1 More Reason to Fear Not Your Mammogram
It’s okay to be a little concerned about radiation exposure. As radiologists, we daily consider the risks and benefits of radiation for imaging. We want to limit the amount of radiation a person gets to reduce their risk of its potentially harmful effects.
But we also want to use radiation (very, very carefully) for its benefits as well. With it, we can find breaks in bones, issues in the nervous system and can detect cancer at its earliest stages. In short, radiation in the right dose can save lives and help begin the healing process for those who need it most.
We spend a lot of time reminding you, our lovely readership, of the benefits of mammography. We do this because it can save your life. We do this because not enough women are getting their annual screening mammograms (around 60% of women who should get screened yearly have had a mammogram in the past 2 years-not nearly good enough!). And we do this because the statistic that one in eight women getting breast cancer in her lifetime is far, far too high. There are a lot of myths about breast health out there and we aim to take them down one by one.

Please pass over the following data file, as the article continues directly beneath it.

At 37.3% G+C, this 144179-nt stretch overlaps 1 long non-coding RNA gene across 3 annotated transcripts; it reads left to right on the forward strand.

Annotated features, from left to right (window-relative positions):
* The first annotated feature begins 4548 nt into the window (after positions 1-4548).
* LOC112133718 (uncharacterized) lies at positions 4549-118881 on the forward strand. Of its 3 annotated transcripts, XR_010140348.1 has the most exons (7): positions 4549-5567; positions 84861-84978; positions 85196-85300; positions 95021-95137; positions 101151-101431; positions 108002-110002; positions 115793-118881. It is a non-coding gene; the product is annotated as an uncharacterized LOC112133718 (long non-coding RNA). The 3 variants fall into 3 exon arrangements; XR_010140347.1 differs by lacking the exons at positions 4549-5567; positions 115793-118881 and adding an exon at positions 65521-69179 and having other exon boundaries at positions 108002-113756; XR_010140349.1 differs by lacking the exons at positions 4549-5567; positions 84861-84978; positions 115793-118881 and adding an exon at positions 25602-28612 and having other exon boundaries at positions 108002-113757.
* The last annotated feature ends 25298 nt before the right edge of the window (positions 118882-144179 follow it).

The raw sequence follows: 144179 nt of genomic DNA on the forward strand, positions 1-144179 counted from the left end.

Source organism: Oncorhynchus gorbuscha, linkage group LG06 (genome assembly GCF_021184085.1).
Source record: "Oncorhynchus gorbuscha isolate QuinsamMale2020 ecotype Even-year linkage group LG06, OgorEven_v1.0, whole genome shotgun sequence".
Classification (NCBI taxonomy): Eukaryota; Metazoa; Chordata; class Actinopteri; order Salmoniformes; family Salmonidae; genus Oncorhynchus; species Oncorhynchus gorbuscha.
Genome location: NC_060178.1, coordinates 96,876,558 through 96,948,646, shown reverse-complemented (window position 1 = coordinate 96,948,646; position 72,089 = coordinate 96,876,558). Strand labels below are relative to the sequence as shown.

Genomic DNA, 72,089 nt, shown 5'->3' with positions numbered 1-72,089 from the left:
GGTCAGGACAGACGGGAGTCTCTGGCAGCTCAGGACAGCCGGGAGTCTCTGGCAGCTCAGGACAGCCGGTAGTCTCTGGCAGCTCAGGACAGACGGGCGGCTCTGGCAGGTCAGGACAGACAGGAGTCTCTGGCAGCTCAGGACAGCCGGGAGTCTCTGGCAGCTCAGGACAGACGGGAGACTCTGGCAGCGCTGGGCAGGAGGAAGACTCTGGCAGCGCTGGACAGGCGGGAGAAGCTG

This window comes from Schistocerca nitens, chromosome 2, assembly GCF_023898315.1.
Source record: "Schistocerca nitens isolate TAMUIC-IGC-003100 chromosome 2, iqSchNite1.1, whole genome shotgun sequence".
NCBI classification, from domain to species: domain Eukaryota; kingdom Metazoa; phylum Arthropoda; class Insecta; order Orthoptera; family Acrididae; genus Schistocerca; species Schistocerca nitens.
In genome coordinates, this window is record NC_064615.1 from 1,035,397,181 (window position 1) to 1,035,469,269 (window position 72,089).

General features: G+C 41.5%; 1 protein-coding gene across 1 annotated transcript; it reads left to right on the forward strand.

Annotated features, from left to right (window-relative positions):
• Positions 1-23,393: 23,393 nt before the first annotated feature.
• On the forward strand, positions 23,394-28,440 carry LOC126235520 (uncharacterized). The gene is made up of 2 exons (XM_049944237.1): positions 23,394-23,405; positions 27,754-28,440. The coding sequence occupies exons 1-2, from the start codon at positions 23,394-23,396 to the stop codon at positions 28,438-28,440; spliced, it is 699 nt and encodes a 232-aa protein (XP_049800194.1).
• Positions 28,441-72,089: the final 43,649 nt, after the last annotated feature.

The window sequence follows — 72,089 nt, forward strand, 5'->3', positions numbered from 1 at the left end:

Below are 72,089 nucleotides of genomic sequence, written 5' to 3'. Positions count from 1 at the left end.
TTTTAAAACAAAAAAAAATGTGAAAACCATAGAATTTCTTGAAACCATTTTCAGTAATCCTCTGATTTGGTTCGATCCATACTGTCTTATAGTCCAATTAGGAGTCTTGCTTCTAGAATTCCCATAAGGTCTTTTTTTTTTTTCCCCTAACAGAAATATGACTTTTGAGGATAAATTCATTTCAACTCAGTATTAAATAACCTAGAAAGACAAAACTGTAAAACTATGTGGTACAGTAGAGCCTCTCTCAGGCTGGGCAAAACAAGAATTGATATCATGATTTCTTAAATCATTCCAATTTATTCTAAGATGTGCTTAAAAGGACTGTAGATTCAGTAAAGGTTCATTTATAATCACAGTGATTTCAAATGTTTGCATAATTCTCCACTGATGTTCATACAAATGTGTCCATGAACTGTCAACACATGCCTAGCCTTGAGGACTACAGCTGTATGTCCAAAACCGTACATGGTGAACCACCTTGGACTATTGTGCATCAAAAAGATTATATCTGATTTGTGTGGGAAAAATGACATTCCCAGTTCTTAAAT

Today we’d like to address the fear of radiation dosage when it comes to mammograms. Many women are skipping their annual mammograms due to the fear of exposure. As it turns out, these women are guessing, incorrectly, at the amount of radiation used in mammography. A recent study shows that this overestimation is leading women away from their required screenings. This is bad news!
The average dose of radiation from a screening mammogram equals the amount of radiation you receive from background radiation (yes we get radiation from just living on earth) in about 7 weeks time – not much at all. The risks of radiation exposure from screening mammograms are theoretic only- extrapolated from studies on those receiving much larger doses of radiation all at one time.
So, rest easy. Radiation exposure from screening mammography is minimal. The benefits of finding breast cancer and finding it early far outweigh the theoretic harms of radiation.
Originally published 6/3/14 on mammographykc.com